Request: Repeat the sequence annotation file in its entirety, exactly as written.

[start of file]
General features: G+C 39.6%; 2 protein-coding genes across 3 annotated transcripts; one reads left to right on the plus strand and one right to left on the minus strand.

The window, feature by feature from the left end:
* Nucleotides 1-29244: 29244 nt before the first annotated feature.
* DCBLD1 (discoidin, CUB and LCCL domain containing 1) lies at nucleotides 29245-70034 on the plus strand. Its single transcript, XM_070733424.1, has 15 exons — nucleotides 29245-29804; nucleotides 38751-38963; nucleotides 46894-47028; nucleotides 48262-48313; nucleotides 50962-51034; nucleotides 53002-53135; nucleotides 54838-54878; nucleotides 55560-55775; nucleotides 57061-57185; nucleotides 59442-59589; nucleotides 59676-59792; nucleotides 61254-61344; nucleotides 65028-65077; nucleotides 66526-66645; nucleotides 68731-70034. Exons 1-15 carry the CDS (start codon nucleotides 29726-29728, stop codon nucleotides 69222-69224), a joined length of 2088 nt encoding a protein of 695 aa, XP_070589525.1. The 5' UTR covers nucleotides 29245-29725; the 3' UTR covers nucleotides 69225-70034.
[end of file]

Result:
General features: G+C 39.6%; 2 protein-coding genes across 3 annotated transcripts; one reads left to right on the plus strand and one right to left on the minus strand.

The window, feature by feature from the left end:
* Nucleotides 1-29244: 29244 nt before the first annotated feature.
* DCBLD1 (discoidin, CUB and LCCL domain containing 1) lies at nucleotides 29245-70034 on the plus strand. Its single transcript, XM_070733424.1, has 15 exons — nucleotides 29245-29804; nucleotides 38751-38963; nucleotides 46894-47028; nucleotides 48262-48313; nucleotides 50962-51034; nucleotides 53002-53135; nucleotides 54838-54878; nucleotides 55560-55775; nucleotides 57061-57185; nucleotides 59442-59589; nucleotides 59676-59792; nucleotides 61254-61344; nucleotides 65028-65077; nucleotides 66526-66645; nucleotides 68731-70034. Exons 1-15 carry the CDS (start codon nucleotides 29726-29728, stop codon nucleotides 69222-69224), a joined length of 2088 nt encoding a protein of 695 aa, XP_070589525.1. The 5' UTR covers nucleotides 29245-29725; the 3' UTR covers nucleotides 69225-70034.